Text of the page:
Jill Solomon graduated from Boyne City High School in 2014 and is another alumni of Calcaterra’s program who developed a love for broadcasting. While she graduated from Michigan State University in 2018 with a degree in microbiology, and a Master of Public Health Degree from the University of Michigan in 2020, Solomon, too, has gotten great mileage out of her high school production skills.
“Video work is my side hustle, as my day job is in public health,” said Solomon, now 26. “I am a freelance technical director and director for Michigan Sports Television (MSTV), which is the group responsible for the in-house videoboard at U of M sporting events.”
Solomon works two or three home games per week, including football, men’s and women’s basketball, volleyball, and gymnastics. Her role is to follow the directions of the director about what to put on the huge videoboard during events – live feed, graphics, and so forth.
“It’s just cool! It’s fun being part of a fast-paced production and the people I work with are talented and great,” said Solomon.
“Being in Randy’s class was about so much more than getting a cool side hustle after high school,” Solomon said. “Many of the skills that we use in live sports production are skills that you need to have in any job: Clear communication, working under pressure, and problem solving. I feel like the side job (working for MSTV) helps me develop my communication skills that I need for my public health career, and RSN was the beginning of that.”
That sentiment resonates with other grads of Calcaterra’s class.
“I would not have the same interest or love for sports broadcasting that I do without the RSN class or Calc. I’m a huge believer in the idea that a teacher can make or break how you feel about a subject, and Calc is definitely the reason why I got so interested in broadcasting,” said Megan Harmeling. “Other than just making the class fun and something I looked forward to every day, Calc gave me lots of leadership and the opportunity to take on a creative director role, which allowed me to learn a lot and discover how much I liked the workflow of broadcasting.”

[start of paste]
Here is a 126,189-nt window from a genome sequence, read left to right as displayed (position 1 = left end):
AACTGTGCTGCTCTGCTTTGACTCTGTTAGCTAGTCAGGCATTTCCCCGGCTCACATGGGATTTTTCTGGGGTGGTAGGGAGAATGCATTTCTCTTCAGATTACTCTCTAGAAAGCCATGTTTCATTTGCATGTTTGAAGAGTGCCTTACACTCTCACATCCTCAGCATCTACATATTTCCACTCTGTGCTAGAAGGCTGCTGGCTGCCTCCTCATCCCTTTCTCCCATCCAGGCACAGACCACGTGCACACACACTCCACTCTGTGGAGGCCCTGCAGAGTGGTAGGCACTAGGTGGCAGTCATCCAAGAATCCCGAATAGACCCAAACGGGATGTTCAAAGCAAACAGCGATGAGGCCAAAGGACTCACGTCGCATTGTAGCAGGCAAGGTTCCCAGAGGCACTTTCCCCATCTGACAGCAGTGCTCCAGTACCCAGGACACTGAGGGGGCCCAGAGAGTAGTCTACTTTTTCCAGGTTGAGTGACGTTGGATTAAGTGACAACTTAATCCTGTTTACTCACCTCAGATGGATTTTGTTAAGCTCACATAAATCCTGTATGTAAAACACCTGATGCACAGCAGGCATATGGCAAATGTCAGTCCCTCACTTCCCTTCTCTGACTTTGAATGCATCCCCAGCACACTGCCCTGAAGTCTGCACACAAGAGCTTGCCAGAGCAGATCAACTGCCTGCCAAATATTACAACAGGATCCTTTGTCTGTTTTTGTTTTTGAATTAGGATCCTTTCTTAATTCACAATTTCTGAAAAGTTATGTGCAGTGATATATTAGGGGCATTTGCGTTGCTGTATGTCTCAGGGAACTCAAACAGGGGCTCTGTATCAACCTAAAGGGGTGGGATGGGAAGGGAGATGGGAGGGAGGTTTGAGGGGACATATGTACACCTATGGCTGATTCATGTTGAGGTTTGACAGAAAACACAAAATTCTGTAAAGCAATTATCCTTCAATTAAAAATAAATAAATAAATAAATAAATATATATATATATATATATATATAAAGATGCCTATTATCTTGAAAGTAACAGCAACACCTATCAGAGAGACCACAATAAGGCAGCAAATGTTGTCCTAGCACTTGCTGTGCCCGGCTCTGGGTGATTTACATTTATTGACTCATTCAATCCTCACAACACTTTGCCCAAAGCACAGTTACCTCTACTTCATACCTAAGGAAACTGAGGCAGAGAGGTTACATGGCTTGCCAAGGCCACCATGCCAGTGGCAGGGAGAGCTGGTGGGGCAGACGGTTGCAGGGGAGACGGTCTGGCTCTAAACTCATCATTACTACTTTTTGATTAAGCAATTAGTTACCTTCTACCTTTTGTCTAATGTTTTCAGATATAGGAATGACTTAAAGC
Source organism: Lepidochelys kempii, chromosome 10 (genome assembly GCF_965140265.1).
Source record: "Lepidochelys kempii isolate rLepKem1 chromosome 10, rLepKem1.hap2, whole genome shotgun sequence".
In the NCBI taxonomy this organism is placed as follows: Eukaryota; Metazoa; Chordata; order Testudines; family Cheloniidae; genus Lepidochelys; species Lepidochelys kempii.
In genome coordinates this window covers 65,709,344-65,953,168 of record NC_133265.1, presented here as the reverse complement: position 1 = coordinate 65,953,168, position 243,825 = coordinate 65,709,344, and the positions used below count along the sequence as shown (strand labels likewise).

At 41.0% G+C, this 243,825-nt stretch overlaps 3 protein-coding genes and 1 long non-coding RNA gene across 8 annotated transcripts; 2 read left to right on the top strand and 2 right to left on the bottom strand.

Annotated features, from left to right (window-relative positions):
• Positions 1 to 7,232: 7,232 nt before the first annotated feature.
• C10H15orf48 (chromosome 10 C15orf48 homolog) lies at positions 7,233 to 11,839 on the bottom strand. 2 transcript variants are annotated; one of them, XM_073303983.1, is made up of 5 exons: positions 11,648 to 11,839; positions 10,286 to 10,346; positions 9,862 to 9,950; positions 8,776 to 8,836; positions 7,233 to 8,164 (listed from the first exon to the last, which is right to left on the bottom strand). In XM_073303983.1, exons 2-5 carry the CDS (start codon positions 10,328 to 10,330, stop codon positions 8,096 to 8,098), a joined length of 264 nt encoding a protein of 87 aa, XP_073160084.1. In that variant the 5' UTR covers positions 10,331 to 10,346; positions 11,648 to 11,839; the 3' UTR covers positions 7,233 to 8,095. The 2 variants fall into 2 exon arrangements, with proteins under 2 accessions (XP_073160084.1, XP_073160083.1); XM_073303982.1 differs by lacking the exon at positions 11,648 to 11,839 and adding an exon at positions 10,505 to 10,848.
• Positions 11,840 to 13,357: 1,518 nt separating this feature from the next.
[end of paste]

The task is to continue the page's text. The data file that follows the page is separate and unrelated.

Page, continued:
Added her sister, Anna: “One of my other favorite parts about my job is the community I still find with those from RSN. Whenever I am home (in Boyne City), I get the chance to talk to others who were or currently are on the crew about our work, which always brings me joy. My sister working at Michigan, my brother currently in RSN, Calc, and I – we are constantly exchanging stories from our productions … Calc has been a fantastic teacher and mentor throughout this entire experience.
“When I began, I truly knew next to nothing about sports or broadcasting. However, Calc’s encouragement for me to step outside of my comfort zone and his guidance in helping me learn all that I could allowed me to fall in love with the profession. I hope wherever I end up next in life, this work can always be a part of it.”
More from the RSN alumni student highlight reel:
- 2013 graduate and ‘RSN Godfather’ Andrew Deneau has been working on $100 million plus blockbusters for years. Working as a Visual Effects Supervisor, Andrew has worked on films such as the Avengers, Jungle Cruise, and Venom.
- 2017 alumni Jared Frank went on to study sports production in one of the country’s most prestigious college production programs at Ball State University. Graduating Ball State in 2020, Jared now works as a production specialist for Turner Sports, where he works with TBS Sports, the TNT Sports & AT&T Sports Network.
Career and Technical Education classes offered in any Char-Em ISD school are open to any student, from any district. Ask your high school how to enroll. View all programs and more info on the new Char-Em ISD Career and Technical Education website: www.charemisdcareertech.org